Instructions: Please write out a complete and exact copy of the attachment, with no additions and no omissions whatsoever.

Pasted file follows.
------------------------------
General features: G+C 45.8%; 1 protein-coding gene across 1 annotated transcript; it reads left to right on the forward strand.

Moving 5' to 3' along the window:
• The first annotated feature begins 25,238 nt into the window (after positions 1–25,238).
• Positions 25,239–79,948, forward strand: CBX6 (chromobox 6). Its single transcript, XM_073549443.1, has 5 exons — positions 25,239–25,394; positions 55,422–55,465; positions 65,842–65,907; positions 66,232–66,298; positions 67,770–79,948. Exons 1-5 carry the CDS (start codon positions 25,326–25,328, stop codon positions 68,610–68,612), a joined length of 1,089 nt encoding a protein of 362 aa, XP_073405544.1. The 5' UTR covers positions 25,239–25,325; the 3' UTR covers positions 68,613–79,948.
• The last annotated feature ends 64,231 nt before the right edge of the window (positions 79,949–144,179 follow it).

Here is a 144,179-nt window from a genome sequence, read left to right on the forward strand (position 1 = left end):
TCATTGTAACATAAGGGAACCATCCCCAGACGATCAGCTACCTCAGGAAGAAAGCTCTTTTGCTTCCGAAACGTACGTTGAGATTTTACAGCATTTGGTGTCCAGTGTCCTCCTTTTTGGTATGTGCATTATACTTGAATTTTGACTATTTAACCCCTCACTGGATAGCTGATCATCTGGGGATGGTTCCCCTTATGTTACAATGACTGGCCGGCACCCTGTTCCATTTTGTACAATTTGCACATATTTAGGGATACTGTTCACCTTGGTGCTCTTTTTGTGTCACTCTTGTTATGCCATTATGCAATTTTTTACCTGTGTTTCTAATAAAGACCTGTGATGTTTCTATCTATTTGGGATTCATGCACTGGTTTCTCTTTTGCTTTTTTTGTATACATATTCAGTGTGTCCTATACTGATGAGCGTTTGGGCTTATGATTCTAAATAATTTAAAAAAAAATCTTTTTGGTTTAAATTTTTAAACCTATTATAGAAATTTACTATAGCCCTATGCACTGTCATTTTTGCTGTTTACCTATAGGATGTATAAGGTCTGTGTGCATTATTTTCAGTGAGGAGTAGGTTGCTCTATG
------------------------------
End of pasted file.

General features: G+C 45.8%; 1 protein-coding gene across 1 annotated transcript; it reads left to right on the forward strand.

Moving 5' to 3' along the window:
• The first annotated feature begins 25,238 nt into the window (after positions 1–25,238).
• Positions 25,239–79,948, forward strand: CBX6 (chromobox 6). Its single transcript, XM_073549443.1, has 5 exons — positions 25,239–25,394; positions 55,422–55,465; positions 65,842–65,907; positions 66,232–66,298; positions 67,770–79,948. Exons 1-5 carry the CDS (start codon positions 25,326–25,328, stop codon positions 68,610–68,612), a joined length of 1,089 nt encoding a protein of 362 aa, XP_073405544.1. The 5' UTR covers positions 25,239–25,325; the 3' UTR covers positions 68,613–79,948.
• The last annotated feature ends 64,231 nt before the right edge of the window (positions 79,949–144,179 follow it).

Here is a 144,179-nt window from a genome sequence, read left to right on the forward strand (position 1 = left end):
TCATTGTAACATAAGGGAACCATCCCCAGACGATCAGCTACCTCAGGAAGAAAGCTCTTTTGCTTCCGAAACGTACGTTGAGATTTTACAGCATTTGGTGTCCAGTGTCCTCCTTTTTGGTATGTGCATTATACTTGAATTTTGACTATTTAACCCCTCACTGGATAGCTGATCATCTGGGGATGGTTCCCCTTATGTTACAATGACTGGCCGGCACCCTGTTCCATTTTGTACAATTTGCACATATTTAGGGATACTGTTCACCTTGGTGCTCTTTTTGTGTCACTCTTGTTATGCCATTATGCAATTTTTTACCTGTGTTTCTAATAAAGACCTGTGATGTTTCTATCTATTTGGGATTCATGCACTGGTTTCTCTTTTGCTTTTTTTGTATACATATTCAGTGTGTCCTATACTGATGAGCGTTTGGGCTTATGATTCTAAATAATTTAAAAAAAAATCTTTTTGGTTTAAATTTTTAAACCTATTATAGAAATTTACTATAGCCCTATGCACTGTCATTTTTGCTGTTTACCTATAGGATGTATAAGGTCTGTGTGCATTATTTTCAGTGAGGAGTAGGTTGCTCTATG